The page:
The impact of a rock-climbing program: a mixed methods case study of high school students’ climbing self-efficacy

Date

2017-05-01

Authors

Boudreau, Patrick

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Abstract

The popularity of rock-climbing is continuously increasing. However, little research is available on the pedagogy of rock-climbing. Student climbing self-efficacy and the learning activities and instructional strategies used were monitored throughout a five-month long high school rock-climbing program. The baseline rock-climbing experience of consenting participants (n = 26) ranged from novice to the junior competitive level. This case study of a single class of 30 students included both quantitative and qualitative data sources. Data collection methods included: (a) questionnaires, (b) observations of the learning environment, (c) individual reflection journals, (d) focus group interviews, and (e) a course outline. Quantitative analysis revealed no significant change in the self-efficacy scores of participants. Qualitative analysis provided insight into: (a) the type of learning environment conducive to improving climbing self-efficacy, (b) the influence of the sources of self-efficacy, and (c) the activities that were more efficient for developing student climbing self-efficacy. This study explored how sources of self-efficacy can be translated into learning activities and instructional strategies for rock-climbing programs. Learning activities and instructional strategies should be meaningful, diversified, individualized, progressively challenging, and take place in a safe and collaborative environment. A future study may investigate the effect of participation in climbing programs on motivations to pursue climbing independently.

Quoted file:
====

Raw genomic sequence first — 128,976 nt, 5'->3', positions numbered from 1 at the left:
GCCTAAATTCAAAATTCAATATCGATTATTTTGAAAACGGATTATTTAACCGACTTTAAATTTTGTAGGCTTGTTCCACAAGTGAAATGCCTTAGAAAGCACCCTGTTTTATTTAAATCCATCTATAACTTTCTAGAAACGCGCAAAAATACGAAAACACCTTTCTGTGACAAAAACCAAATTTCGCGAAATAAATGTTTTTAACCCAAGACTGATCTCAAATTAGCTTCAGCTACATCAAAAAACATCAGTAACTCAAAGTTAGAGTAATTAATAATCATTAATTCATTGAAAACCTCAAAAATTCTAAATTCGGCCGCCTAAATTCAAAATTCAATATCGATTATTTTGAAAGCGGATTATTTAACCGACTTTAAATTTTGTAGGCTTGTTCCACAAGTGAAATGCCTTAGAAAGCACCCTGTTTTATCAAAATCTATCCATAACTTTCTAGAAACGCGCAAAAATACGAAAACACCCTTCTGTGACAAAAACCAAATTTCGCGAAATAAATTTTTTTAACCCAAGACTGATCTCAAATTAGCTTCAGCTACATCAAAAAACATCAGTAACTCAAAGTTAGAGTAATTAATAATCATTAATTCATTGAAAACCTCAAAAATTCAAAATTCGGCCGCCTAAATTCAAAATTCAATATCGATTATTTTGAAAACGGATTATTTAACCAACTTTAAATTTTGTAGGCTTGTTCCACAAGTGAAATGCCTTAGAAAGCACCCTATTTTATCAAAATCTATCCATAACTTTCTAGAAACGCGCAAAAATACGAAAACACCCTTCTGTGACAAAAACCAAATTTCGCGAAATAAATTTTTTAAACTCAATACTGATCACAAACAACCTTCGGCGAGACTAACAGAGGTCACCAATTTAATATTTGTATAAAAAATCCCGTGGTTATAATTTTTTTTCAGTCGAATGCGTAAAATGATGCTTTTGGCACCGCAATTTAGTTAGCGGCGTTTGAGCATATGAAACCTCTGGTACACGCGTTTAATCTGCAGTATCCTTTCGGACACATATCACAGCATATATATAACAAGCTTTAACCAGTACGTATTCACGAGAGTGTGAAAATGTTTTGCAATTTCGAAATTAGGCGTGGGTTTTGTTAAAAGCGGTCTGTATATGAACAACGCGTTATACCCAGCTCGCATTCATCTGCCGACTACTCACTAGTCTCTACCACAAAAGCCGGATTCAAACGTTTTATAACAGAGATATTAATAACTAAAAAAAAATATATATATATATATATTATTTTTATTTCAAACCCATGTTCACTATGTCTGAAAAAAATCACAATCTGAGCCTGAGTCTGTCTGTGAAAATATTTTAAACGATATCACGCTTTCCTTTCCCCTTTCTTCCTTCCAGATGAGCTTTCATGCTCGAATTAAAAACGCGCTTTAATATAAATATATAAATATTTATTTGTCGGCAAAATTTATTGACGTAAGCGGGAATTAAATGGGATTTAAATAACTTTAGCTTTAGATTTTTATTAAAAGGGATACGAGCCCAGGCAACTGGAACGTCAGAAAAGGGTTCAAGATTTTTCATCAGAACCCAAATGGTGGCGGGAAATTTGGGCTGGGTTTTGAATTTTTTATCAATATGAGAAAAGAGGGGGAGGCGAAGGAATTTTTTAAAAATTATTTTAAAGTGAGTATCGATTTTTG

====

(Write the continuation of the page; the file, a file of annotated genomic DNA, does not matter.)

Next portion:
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Keywords

rock-climbing, self-efficacy, adventure physical activity, pedagogy, physical education, learning activity, teaching strategy, case study

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